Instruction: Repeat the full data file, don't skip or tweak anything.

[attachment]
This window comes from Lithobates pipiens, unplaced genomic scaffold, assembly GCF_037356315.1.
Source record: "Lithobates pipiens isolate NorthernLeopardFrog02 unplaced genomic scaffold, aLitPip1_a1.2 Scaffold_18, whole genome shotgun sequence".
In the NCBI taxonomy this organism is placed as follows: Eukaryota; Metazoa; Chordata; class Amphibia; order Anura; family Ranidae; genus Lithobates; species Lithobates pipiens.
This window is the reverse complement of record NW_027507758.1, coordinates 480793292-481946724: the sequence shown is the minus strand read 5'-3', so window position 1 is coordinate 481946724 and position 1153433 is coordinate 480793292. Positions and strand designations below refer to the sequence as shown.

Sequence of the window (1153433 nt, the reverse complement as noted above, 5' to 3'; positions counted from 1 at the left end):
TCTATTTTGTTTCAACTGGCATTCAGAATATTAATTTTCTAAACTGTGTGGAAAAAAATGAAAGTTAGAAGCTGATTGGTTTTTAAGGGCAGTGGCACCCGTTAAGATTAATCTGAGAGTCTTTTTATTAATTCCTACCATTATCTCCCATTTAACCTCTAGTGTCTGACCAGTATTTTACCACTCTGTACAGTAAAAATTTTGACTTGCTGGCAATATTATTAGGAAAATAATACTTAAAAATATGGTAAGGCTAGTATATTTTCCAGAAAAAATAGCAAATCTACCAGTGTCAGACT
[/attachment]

This window comes from Lithobates pipiens, unplaced genomic scaffold, assembly GCF_037356315.1.
Source record: "Lithobates pipiens isolate NorthernLeopardFrog02 unplaced genomic scaffold, aLitPip1_a1.2 Scaffold_18, whole genome shotgun sequence".
In the NCBI taxonomy this organism is placed as follows: Eukaryota; Metazoa; Chordata; class Amphibia; order Anura; family Ranidae; genus Lithobates; species Lithobates pipiens.
This window is the reverse complement of record NW_027507758.1, coordinates 480793292-481946724: the sequence shown is the minus strand read 5'-3', so window position 1 is coordinate 481946724 and position 1153433 is coordinate 480793292. Positions and strand designations below refer to the sequence as shown.

Sequence of the window (1153433 nt, the reverse complement as noted above, 5' to 3'; positions counted from 1 at the left end):
TCTATTTTGTTTCAACTGGCATTCAGAATATTAATTTTCTAAACTGTGTGGAAAAAAATGAAAGTTAGAAGCTGATTGGTTTTTAAGGGCAGTGGCACCCGTTAAGATTAATCTGAGAGTCTTTTTATTAATTCCTACCATTATCTCCCATTTAACCTCTAGTGTCTGACCAGTATTTTACCACTCTGTACAGTAAAAATTTTGACTTGCTGGCAATATTATTAGGAAAATAATACTTAAAAATATGGTAAGGCTAGTATATTTTCCAGAAAAAATAGCAAATCTACCAGTGTCAGACT